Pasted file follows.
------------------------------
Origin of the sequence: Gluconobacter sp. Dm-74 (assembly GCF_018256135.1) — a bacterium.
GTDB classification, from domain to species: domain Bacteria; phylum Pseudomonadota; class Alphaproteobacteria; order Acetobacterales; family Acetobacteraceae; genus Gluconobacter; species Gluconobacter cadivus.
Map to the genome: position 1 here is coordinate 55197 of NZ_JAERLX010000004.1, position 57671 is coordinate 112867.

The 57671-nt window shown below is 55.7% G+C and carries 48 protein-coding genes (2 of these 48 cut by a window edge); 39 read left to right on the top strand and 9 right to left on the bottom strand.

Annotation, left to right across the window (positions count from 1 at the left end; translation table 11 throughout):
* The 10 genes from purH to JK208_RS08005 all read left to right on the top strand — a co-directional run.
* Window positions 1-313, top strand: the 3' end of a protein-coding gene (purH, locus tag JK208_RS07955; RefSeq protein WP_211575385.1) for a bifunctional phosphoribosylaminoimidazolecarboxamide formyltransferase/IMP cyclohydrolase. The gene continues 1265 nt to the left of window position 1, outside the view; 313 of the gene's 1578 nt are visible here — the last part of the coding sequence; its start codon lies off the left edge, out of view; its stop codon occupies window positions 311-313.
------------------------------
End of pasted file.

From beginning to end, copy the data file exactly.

Origin of the sequence: Gluconobacter sp. Dm-74 (assembly GCF_018256135.1) — a bacterium.
GTDB classification, from domain to species: domain Bacteria; phylum Pseudomonadota; class Alphaproteobacteria; order Acetobacterales; family Acetobacteraceae; genus Gluconobacter; species Gluconobacter cadivus.
Map to the genome: position 1 here is coordinate 55197 of NZ_JAERLX010000004.1, position 57671 is coordinate 112867.

The 57671-nt window shown below is 55.7% G+C and carries 48 protein-coding genes (2 of these 48 cut by a window edge); 39 read left to right on the top strand and 9 right to left on the bottom strand.

Annotation, left to right across the window (positions count from 1 at the left end; translation table 11 throughout):
* The 10 genes from purH to JK208_RS08005 all read left to right on the top strand — a co-directional run.
* Window positions 1-313, top strand: the 3' end of a protein-coding gene (purH, locus tag JK208_RS07955; RefSeq protein WP_211575385.1) for a bifunctional phosphoribosylaminoimidazolecarboxamide formyltransferase/IMP cyclohydrolase. The gene continues 1265 nt to the left of window position 1, outside the view; 313 of the gene's 1578 nt are visible here — the last part of the coding sequence; its start codon lies off the left edge, out of view; its stop codon occupies window positions 311-313.